The setting in a work of literature is often a symbolic indication of the inner turmoil or conflict within the main character. This setting gives the reader a clear window as to how the character feels and allows the reader to interpret the spectrum of emotions associated with the character(s). Through the analysis of Conrad's Heart of Darkness, Shelley's Frankenstein, Ishiguro's The Remains of the Day, Beckett's Waiting for Godot, and Hurston's Their Eyes Were Watching God, it is not difficult to draw the common thread between the five literary pieces: the setting of each propagates an emotional conflict that guides the protagonist' actions and thoughts. .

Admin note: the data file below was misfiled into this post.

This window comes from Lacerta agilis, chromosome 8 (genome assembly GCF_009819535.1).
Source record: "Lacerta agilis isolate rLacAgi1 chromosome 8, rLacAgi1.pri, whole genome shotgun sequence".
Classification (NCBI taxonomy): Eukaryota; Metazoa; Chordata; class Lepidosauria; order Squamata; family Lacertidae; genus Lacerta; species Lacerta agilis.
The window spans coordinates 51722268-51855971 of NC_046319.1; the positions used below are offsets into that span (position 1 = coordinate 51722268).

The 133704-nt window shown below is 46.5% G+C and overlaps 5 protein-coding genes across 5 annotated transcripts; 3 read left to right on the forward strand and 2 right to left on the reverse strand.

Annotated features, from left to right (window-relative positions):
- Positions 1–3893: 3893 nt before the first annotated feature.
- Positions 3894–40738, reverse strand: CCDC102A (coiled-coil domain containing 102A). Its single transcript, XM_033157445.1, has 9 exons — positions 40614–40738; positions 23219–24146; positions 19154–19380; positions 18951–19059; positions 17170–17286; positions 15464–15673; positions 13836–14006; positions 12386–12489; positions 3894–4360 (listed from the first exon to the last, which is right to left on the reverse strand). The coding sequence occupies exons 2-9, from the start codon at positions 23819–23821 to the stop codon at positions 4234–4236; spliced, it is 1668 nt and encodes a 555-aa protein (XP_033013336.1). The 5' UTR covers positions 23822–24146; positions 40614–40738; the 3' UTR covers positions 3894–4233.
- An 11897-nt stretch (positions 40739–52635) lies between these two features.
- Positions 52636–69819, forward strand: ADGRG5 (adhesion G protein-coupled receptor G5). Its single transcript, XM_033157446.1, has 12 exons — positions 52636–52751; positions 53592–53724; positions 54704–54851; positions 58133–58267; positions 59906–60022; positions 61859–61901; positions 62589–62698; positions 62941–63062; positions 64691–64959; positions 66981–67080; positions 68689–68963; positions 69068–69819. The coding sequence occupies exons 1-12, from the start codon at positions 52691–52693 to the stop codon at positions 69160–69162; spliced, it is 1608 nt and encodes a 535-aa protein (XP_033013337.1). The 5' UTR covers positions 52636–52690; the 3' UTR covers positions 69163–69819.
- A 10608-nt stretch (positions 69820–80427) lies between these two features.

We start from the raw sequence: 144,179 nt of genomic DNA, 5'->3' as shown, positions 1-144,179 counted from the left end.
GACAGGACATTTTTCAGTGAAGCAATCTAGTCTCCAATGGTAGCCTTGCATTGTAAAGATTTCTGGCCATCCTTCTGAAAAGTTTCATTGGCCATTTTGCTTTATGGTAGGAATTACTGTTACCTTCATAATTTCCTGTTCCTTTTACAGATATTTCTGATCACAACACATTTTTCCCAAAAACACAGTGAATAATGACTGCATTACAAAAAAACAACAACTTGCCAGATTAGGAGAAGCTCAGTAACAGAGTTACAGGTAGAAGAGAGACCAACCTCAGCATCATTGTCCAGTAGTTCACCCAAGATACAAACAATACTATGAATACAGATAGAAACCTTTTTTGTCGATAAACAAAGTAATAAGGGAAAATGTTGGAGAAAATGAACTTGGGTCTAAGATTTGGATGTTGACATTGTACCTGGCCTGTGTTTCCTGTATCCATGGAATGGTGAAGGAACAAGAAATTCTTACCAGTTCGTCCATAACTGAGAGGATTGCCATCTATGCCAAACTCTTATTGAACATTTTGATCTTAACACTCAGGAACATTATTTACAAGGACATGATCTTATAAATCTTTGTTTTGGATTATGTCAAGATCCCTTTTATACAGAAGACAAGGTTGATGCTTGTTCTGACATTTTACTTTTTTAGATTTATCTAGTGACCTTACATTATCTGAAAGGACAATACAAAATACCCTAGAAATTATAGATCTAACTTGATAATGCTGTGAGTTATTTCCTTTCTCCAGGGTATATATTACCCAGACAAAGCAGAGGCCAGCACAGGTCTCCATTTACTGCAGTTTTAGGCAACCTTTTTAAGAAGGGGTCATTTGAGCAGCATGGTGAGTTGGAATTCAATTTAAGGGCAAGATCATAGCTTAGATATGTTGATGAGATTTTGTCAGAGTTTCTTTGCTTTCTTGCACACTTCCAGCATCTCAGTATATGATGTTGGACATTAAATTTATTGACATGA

Joseph Conrad's Heart of Darkness is built on two completely contrasting settings. The Congo, or "dark place,"" represents a "black space- (180) on a map, a jungle that leaves the protagonist or any other Europeans with no specific expectations. The natives are deemed to be savages by the "civilized- England, and are seen as inferior people who need the care and contribution of the "better world."" This perception leads to Marlow's inner conflict. Upon personal inspection of the Congo, Marlow begins to see how inefficient and how inept European imperialism really is. Marlow directly feels this experiences this when he sees the how savagely the English treat the natives at the Inner Station. This forces him to reconsider and to realign his perspective between the reality he experiences "the savagery and inefficiency of the English imperialism, and the myth felt by the English themselves "the belief that colonization is wonderful and best for society. Moreover, the Congo setting provides Marlow with a true view as to how shallow England's view on Kurtz is "the "idol- and "hero- (218) is nothing more than a man who has lost all civilized forms of life. Thus, the "civilized- setting, England, functions as a place that opposes everything Marlow experiences in the Congo, thus leads to the conflict Marlow feels in his perspectives and thoughts.